Presentation on theme: "LITERACY (sorry) ENGLISH St Laurence’s 30 th September 2014."— Presentation transcript:
LITERACY (sorry) ENGLISH St Laurence’s 30 th September 2014
How is English taught in our school? One hour of English is timetabled every day Daily 20-25 minute Guided Reading sessions Weekly spellings Letters and Sounds Groups Independent reading and writing Handwriting practice Speaking and Listening opportunities Opportunities for English across other subjects e.g. in History/Science Homework
Progression Through Teaching We teach in genres of reading and writing which fall into these main categories: Narrative/Fiction Poetry Non-fiction
How do we start? We start with a stimulus, which might be: A book (fiction or non-fiction) Poem An excerpt from a film or book A photograph or painting
How does the picture make you feel? Think of an adjective. If this was part of a storyboard what happened before? What is the person screaming about?
Getting into it!! Before they write all children are prepared by having a SHARED session on the carpet. During this they may: Engage in discussion either in groups or pairs. Collect words or phrases then turning them into sentences. Doing drama to get the children into a character or a situation.
Then what? Now comes the process of READING… Comprehension texts. Reading a text that will support their writing (modeling). In guided reading children will read texts that are similar in genre and will be suited to their ability.
Where’s the writing? The writing comes very much at the end of the process. Children will complete a number of activities to build them up with their confidence to write. By this point the children are prepared to produce a piece of writing on their own or with a little help. They will have learnt new words and phrases; worked on punctuation and sentence structure and studied examples and discussed them.
New English Curriculum This is the document from which we plan. It is set by the government. By the end of each Key Stage, pupils are expected to KNOW, APPLY and UNDERSTAND the matters, skills and processes specified in the relevant programmes of study. The new National Curriculum identifies what to teach but not how to teach. The new National Curriculum does not have levels of attainment, but expectations at each banding.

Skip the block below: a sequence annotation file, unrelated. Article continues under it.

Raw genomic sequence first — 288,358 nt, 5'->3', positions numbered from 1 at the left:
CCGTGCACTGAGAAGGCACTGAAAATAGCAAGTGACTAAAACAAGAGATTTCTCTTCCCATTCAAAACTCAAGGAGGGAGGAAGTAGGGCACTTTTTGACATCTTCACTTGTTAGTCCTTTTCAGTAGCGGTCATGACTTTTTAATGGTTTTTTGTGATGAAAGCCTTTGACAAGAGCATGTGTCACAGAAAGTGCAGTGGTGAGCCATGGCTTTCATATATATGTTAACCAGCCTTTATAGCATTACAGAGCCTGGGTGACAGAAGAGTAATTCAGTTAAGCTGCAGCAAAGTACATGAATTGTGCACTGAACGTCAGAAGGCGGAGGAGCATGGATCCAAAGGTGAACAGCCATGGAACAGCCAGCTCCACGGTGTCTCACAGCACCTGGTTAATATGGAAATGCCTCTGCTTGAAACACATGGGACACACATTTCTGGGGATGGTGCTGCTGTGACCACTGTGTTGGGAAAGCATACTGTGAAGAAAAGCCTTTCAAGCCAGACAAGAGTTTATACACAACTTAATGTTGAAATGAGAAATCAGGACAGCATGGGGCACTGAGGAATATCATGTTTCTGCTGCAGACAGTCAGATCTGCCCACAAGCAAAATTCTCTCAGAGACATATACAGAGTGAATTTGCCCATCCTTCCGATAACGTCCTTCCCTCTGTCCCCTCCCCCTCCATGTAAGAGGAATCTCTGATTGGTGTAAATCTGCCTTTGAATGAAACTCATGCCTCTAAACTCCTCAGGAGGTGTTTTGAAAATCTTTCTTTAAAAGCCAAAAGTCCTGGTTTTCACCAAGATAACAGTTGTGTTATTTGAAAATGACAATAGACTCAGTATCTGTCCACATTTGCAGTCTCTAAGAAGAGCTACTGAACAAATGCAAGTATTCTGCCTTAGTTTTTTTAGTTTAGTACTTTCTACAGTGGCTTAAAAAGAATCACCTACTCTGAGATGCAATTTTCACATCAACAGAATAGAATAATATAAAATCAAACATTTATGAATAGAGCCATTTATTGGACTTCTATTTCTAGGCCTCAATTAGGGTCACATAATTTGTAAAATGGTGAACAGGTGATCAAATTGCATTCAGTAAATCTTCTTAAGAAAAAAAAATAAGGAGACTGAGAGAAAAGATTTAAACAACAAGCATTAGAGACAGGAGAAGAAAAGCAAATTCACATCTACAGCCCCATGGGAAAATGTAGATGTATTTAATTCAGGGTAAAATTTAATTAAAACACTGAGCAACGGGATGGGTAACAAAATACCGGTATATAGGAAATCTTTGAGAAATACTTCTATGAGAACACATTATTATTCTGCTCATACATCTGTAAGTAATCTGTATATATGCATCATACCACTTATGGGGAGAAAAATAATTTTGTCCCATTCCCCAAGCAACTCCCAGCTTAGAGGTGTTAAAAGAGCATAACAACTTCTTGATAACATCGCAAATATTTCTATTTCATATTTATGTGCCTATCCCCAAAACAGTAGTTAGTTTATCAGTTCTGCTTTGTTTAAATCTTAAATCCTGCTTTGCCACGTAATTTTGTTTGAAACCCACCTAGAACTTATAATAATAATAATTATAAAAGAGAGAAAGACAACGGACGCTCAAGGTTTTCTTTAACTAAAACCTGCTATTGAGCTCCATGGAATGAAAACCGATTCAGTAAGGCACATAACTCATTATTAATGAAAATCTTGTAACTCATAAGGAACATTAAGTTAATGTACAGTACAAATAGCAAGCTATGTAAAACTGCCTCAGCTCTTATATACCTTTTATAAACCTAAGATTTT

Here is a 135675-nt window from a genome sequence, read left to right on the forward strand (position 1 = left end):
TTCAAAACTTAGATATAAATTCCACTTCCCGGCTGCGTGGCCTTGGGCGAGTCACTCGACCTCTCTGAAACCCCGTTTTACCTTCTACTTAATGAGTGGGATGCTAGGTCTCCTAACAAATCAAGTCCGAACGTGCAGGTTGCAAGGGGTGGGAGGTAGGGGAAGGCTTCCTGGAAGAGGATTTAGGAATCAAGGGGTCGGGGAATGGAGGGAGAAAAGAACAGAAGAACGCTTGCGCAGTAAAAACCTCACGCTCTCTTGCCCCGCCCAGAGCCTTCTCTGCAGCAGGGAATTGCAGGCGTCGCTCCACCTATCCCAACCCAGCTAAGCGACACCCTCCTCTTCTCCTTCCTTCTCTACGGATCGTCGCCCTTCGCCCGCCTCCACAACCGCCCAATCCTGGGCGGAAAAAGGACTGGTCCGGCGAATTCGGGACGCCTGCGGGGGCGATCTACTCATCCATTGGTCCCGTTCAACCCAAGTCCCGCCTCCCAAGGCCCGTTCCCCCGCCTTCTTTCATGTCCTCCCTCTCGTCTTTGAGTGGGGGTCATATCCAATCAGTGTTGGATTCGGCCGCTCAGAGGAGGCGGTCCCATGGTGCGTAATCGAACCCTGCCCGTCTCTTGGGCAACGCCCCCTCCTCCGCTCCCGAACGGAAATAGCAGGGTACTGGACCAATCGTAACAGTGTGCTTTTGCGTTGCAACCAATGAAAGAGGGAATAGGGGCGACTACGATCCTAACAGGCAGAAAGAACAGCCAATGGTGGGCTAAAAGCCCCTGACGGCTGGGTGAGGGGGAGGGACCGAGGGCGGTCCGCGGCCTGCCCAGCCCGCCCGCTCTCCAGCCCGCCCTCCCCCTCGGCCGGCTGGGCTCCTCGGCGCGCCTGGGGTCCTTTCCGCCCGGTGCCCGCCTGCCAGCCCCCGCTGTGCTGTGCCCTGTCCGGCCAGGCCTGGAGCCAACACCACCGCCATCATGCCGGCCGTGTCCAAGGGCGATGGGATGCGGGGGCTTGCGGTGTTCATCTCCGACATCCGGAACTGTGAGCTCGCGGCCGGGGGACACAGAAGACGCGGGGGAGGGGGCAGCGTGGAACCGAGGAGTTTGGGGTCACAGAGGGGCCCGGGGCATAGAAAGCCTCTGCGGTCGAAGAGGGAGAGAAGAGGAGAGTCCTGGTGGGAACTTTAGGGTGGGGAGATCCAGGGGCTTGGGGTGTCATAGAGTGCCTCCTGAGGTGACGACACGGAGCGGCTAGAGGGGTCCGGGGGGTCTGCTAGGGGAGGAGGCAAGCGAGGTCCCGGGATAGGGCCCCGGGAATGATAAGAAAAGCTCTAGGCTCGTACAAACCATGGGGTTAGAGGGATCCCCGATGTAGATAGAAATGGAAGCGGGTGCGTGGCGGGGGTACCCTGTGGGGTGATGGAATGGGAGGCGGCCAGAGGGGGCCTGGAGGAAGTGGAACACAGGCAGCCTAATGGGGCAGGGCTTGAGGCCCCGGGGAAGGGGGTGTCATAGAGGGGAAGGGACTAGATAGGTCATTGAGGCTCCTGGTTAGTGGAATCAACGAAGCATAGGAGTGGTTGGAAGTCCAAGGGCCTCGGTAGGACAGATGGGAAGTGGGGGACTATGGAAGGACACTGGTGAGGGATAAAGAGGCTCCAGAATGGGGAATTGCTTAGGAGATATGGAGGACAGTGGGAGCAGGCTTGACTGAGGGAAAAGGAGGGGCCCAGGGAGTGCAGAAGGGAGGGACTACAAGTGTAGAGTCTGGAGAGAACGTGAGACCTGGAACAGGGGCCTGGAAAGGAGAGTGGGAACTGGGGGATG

How is it split up? The new curriculum is split into the following areas: Reading – comprehension Reading – word reading (spelling) Writing – composition Writing – handwriting Writing – transcription Writing – vocabulary, grammar and punctuation
Reading This will be more heavily reliant on “word” level using a child’s: phonetic knowledge, learning contractions (I’ m, we’ll) building on spelling patterns by KS2 it’s all about applying this knowledge
CREATIVITY! Is a vital part of learning English, as being creative engages children’s interest. Making English cross-curricular also engages their creativity and helps them understand how important English is in everyday life and more importantly how it will help them get a job in the future!
Helping your children at home… What can you do??.
Talk isn’t cheap… It’s free!! Start where they are at… Ask them what are they interested in? Exploit it! Talk to them about it… Encourage them to have an opinion and express it giving examples to back it up. Make sure you stay interested be a good audience to them…
Writing… not easy! My tip is make it real… Thank you letters Lists Christmas and birthday cards to design and make A day out had as a family
Having an opinion… Letters of complaint… Good to have an opinion and use it to improve our society.
Making it real! Emails to relatives or friends.
Reading… Reading books: Fiction: Mr Gum, Roald Dahl, Jaqueline Wilson, collections of short stories.
Non-fiction: Just as important as fiction. Tends to be forgotten but is just important… Layout and content of non-fiction texts always assessed in government set tests.
Helping my child read… It’s not a chore if you fit in when it suits the family. If you get bored then have different books and magazines. Talking about what you read is just as important.
Happy tips… Great ways to help your child practice their reading… Reading recipes and instructions. Read the web site of a film that they want to watch. A little every day helps with not only their reading but their spellings and writing.
Spelling… Weekly spellings – important to support your child. Be aware of what they are learning so you can point out the spelling patterns when you hear them read. You never know your child might end up on Countdown!
NEW CURRICULUM 2014 AND FINALLY…. Obviously this is a time of change for children, teachers and parents. It is not the first time (nor likely to be the last) that the curriculum has been radically changed. As we go through next year we will keep you updated so that as parents you have a clear picture of what, when and how your child will learn. As with all changes there are positive and less positive things about it. As a school we have decided that we will focus on ensuring that we incorporate the changes in such a way that our children will continue to thrive and progress not only academically but spiritually, morally and socially too.
WHAT DO WE WANT OUR CHILDREN TO BE WHEN THEY LEAVE OUR SCHOOL? Confident. Competent readers, writers and mathematicians. Able to get on well with others – be able to show empathy Honest, empathetic and trustworthy – effective members of society Be able to learn independently and love learning! Young adults with high aspirations for themselves. Responsible. IT competent – able to use new technologies which may not even have been invented yet Able to communicate effectively (high levels of oracy) Resilient and reflective.